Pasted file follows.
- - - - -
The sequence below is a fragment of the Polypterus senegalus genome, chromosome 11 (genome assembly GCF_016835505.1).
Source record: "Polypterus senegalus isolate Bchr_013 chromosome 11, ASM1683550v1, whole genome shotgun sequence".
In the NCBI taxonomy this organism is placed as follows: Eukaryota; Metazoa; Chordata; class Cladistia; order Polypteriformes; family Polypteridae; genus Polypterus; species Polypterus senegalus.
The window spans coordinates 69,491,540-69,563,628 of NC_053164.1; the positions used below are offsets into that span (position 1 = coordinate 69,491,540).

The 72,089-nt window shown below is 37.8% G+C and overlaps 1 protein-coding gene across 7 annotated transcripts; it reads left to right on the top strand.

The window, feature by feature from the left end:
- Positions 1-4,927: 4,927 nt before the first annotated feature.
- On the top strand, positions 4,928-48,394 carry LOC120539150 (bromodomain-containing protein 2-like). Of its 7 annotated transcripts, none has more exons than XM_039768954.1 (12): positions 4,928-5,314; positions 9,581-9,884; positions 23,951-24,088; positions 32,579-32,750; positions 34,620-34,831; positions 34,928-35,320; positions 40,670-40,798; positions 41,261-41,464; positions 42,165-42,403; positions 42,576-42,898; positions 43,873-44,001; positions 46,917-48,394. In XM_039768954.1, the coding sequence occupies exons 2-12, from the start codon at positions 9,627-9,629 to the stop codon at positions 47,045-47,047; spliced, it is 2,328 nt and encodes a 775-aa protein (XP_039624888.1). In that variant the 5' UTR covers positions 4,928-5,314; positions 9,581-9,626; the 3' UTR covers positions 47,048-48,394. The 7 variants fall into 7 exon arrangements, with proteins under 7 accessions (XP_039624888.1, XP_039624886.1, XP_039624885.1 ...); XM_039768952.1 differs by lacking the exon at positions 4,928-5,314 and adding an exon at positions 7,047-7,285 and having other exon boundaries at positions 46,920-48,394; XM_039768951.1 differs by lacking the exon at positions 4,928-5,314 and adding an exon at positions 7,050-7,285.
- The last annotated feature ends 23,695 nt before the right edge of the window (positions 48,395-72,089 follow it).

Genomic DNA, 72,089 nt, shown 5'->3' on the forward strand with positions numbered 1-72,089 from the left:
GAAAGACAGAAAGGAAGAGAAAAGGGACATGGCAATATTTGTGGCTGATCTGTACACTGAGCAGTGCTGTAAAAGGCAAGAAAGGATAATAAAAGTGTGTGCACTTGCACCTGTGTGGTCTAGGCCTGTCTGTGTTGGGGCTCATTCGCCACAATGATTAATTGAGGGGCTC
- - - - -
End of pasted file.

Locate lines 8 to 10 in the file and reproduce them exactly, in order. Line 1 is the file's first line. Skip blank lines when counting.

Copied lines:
- On the top strand, positions 4,928-48,394 carry LOC120539150 (bromodomain-containing protein 2-like). Of its 7 annotated transcripts, none has more exons than XM_039768954.1 (12): positions 4,928-5,314; positions 9,581-9,884; positions 23,951-24,088; positions 32,579-32,750; positions 34,620-34,831; positions 34,928-35,320; positions 40,670-40,798; positions 41,261-41,464; positions 42,165-42,403; positions 42,576-42,898; positions 43,873-44,001; positions 46,917-48,394. In XM_039768954.1, the coding sequence occupies exons 2-12, from the start codon at positions 9,627-9,629 to the stop codon at positions 47,045-47,047; spliced, it is 2,328 nt and encodes a 775-aa protein (XP_039624888.1). In that variant the 5' UTR covers positions 4,928-5,314; positions 9,581-9,626; the 3' UTR covers positions 47,048-48,394. The 7 variants fall into 7 exon arrangements, with proteins under 7 accessions (XP_039624888.1, XP_039624886.1, XP_039624885.1 ...); XM_039768952.1 differs by lacking the exon at positions 4,928-5,314 and adding an exon at positions 7,047-7,285 and having other exon boundaries at positions 46,920-48,394; XM_039768951.1 differs by lacking the exon at positions 4,928-5,314 and adding an exon at positions 7,050-7,285.
- The last annotated feature ends 23,695 nt before the right edge of the window (positions 48,395-72,089 follow it).

Genomic DNA, 72,089 nt, shown 5'->3' on the forward strand with positions numbered 1-72,089 from the left: